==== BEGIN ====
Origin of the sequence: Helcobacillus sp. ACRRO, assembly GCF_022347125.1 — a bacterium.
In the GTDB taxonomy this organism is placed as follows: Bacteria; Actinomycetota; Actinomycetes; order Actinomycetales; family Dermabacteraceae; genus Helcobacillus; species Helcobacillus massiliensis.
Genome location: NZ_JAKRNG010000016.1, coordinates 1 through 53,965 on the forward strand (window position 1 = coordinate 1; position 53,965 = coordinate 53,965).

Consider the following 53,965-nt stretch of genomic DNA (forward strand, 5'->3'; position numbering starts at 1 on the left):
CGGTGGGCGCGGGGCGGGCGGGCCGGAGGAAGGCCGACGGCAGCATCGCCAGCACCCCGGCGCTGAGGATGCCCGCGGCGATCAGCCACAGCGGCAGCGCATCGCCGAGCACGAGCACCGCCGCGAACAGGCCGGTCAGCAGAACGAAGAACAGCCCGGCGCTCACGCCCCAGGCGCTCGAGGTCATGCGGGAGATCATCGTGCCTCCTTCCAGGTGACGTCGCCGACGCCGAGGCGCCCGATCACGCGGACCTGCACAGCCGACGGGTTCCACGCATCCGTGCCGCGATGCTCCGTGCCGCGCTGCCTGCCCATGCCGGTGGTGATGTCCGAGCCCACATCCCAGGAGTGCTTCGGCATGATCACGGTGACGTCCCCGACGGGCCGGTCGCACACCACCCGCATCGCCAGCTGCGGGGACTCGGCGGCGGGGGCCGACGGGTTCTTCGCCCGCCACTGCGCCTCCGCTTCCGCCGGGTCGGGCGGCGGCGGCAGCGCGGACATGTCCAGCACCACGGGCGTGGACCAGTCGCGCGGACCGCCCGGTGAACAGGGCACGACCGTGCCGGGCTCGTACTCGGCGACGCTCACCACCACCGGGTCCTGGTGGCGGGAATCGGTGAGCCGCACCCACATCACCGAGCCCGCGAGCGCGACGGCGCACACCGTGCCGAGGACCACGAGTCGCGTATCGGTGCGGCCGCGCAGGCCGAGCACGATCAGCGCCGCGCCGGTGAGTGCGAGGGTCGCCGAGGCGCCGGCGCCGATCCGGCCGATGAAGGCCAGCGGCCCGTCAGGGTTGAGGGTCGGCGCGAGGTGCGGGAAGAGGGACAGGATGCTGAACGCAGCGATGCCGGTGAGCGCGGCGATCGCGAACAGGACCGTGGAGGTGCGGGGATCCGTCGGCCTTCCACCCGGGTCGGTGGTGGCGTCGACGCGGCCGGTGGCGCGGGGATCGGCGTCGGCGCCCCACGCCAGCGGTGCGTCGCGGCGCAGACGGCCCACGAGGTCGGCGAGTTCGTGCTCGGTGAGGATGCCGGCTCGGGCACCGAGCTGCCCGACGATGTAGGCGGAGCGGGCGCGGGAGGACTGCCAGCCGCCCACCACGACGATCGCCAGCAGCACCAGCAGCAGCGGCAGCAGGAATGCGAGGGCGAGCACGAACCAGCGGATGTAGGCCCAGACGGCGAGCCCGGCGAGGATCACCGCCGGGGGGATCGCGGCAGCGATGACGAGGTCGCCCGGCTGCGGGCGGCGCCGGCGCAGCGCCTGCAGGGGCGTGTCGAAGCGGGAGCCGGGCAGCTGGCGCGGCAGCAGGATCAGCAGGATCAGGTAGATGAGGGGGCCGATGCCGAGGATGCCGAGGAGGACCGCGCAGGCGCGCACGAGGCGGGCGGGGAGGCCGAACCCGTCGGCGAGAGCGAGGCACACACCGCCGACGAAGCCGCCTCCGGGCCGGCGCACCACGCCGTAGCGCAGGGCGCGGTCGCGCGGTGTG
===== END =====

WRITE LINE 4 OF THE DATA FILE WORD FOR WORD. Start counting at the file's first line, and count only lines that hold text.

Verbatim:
Consider the following 53,965-nt stretch of genomic DNA (forward strand, 5'->3'; position numbering starts at 1 on the left):